18. Gérard JP, Chapet O, Nemoz C, et al.: Preoperative concurrent chemoradiotherapy in locally advanced rectal cancer with high-dose radiation and oxaliplatin-containing regimen: the Lyon R0-04 phase II trial. J Clin Oncol 21 (6): 1119-24, 2003. [PUBMED Abstract]
  19. Machiels JP, Duck L, Honhon B, et al.: Phase II study of preoperative oxaliplatin, capecitabine and external beam radiotherapy in patients with rectal cancer: the RadiOxCape study. Ann Oncol 16 (12): 1898-905, 2005. [PUBMED Abstract]
  20. Rödel C, Liersch T, Hermann RM, et al.: Multicenter phase II trial of chemoradiation with oxaliplatin for rectal cancer. J Clin Oncol 25 (1): 110-7, 2007. [PUBMED Abstract]
  21. Ryan DP, Niedzwiecki D, Hollis D, et al.: Phase I/II study of preoperative oxaliplatin, fluorouracil, and external-beam radiation therapy in patients with locally advanced rectal cancer: Cancer and Leukemia Group B 89901. J Clin Oncol 24 (16): 2557-62, 2006. [PUBMED Abstract]
  22. Valentini V, Coco C, Minsky BD, et al.: Randomized, multicenter, phase IIb study of preoperative chemoradiotherapy in T3 mid-distal rectal cancer: raltitrexed + oxaliplatin + radiotherapy versus cisplatin + 5-fluorouracil + radiotherapy. Int J Radiat Oncol Biol Phys 70 (2): 403-12, 2008. [PUBMED Abstract]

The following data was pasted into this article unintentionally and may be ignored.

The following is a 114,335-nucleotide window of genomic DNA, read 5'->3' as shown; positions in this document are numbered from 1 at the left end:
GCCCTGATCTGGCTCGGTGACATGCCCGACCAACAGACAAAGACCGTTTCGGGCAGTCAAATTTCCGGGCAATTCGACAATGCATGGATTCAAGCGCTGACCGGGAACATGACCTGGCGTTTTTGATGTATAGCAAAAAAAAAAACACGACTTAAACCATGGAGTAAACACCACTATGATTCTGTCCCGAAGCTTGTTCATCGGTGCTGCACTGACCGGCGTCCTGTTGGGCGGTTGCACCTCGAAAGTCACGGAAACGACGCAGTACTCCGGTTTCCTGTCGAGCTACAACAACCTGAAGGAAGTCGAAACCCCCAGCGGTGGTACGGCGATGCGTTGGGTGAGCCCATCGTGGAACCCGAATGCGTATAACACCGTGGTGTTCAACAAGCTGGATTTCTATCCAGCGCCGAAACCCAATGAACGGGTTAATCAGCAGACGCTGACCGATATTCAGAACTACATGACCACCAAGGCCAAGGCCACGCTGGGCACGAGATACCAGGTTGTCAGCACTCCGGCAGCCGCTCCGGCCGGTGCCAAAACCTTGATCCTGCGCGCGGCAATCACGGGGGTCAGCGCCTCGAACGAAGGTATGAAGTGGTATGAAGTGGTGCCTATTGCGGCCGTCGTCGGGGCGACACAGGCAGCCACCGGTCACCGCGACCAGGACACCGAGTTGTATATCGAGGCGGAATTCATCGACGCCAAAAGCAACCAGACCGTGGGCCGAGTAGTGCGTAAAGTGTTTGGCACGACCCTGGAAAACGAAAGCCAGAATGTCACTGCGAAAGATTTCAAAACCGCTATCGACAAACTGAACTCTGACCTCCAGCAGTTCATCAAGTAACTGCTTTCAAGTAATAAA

23. García-Aguilar J, Hernandez de Anda E, Sirivongs P, et al.: A pathologic complete response to preoperative chemoradiation is associated with lower local recurrence and improved survival in rectal cancer patients treated by mesorectal excision. Dis Colon Rectum 46 (3): 298-304, 2003. [PUBMED Abstract]
  24. Guillem JG, Chessin DB, Cohen AM, et al.: Long-term oncologic outcome following preoperative combined modality therapy and total mesorectal excision of locally advanced rectal cancer. Ann Surg 241 (5): 829-36; discussion 836-8, 2005. [PUBMED Abstract]
  25. Rödel C, Martus P, Papadoupolos T, et al.: Prognostic significance of tumor regression after preoperative chemoradiotherapy for rectal cancer. J Clin Oncol 23 (34): 8688-96, 2005. [PUBMED Abstract]